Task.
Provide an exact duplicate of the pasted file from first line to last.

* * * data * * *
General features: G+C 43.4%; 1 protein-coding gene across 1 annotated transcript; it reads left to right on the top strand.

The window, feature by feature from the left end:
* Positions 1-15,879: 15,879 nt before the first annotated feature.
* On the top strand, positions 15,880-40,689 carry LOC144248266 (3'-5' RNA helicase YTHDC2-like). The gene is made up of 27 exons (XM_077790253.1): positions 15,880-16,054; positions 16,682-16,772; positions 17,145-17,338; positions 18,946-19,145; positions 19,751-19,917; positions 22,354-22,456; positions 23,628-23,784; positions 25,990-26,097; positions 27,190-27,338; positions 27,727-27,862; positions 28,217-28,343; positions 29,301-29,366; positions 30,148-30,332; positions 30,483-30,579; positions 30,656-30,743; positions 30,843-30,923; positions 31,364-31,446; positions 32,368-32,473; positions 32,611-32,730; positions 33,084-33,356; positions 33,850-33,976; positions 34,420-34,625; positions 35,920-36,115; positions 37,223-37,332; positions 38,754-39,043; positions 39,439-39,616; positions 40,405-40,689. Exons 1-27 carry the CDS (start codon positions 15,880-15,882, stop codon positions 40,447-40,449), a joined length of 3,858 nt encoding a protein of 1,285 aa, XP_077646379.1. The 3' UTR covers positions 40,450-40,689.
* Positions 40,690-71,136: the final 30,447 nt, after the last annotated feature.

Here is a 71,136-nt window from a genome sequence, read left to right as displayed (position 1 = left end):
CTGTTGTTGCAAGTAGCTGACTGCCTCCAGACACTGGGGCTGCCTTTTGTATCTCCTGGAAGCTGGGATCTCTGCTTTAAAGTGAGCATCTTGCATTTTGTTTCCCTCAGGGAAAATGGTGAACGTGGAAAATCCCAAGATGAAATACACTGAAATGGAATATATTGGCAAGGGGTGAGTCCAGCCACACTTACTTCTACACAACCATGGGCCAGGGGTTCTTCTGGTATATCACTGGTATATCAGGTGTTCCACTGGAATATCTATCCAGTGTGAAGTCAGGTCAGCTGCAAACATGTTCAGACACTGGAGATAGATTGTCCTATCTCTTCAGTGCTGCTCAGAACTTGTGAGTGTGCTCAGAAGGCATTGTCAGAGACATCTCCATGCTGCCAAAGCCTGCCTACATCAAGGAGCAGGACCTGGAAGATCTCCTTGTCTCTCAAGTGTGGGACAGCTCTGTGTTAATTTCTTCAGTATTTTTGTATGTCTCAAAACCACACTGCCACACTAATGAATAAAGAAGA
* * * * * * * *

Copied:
General features: G+C 43.4%; 1 protein-coding gene across 1 annotated transcript; it reads left to right on the top strand.

The window, feature by feature from the left end:
* Positions 1-15,879: 15,879 nt before the first annotated feature.
* On the top strand, positions 15,880-40,689 carry LOC144248266 (3'-5' RNA helicase YTHDC2-like). The gene is made up of 27 exons (XM_077790253.1): positions 15,880-16,054; positions 16,682-16,772; positions 17,145-17,338; positions 18,946-19,145; positions 19,751-19,917; positions 22,354-22,456; positions 23,628-23,784; positions 25,990-26,097; positions 27,190-27,338; positions 27,727-27,862; positions 28,217-28,343; positions 29,301-29,366; positions 30,148-30,332; positions 30,483-30,579; positions 30,656-30,743; positions 30,843-30,923; positions 31,364-31,446; positions 32,368-32,473; positions 32,611-32,730; positions 33,084-33,356; positions 33,850-33,976; positions 34,420-34,625; positions 35,920-36,115; positions 37,223-37,332; positions 38,754-39,043; positions 39,439-39,616; positions 40,405-40,689. Exons 1-27 carry the CDS (start codon positions 15,880-15,882, stop codon positions 40,447-40,449), a joined length of 3,858 nt encoding a protein of 1,285 aa, XP_077646379.1. The 3' UTR covers positions 40,450-40,689.
* Positions 40,690-71,136: the final 30,447 nt, after the last annotated feature.

Here is a 71,136-nt window from a genome sequence, read left to right as displayed (position 1 = left end):
CTGTTGTTGCAAGTAGCTGACTGCCTCCAGACACTGGGGCTGCCTTTTGTATCTCCTGGAAGCTGGGATCTCTGCTTTAAAGTGAGCATCTTGCATTTTGTTTCCCTCAGGGAAAATGGTGAACGTGGAAAATCCCAAGATGAAATACACTGAAATGGAATATATTGGCAAGGGGTGAGTCCAGCCACACTTACTTCTACACAACCATGGGCCAGGGGTTCTTCTGGTATATCACTGGTATATCAGGTGTTCCACTGGAATATCTATCCAGTGTGAAGTCAGGTCAGCTGCAAACATGTTCAGACACTGGAGATAGATTGTCCTATCTCTTCAGTGCTGCTCAGAACTTGTGAGTGTGCTCAGAAGGCATTGTCAGAGACATCTCCATGCTGCCAAAGCCTGCCTACATCAAGGAGCAGGACCTGGAAGATCTCCTTGTCTCTCAAGTGTGGGACAGCTCTGTGTTAATTTCTTCAGTATTTTTGTATGTCTCAAAACCACACTGCCACACTAATGAATAAAGAAGA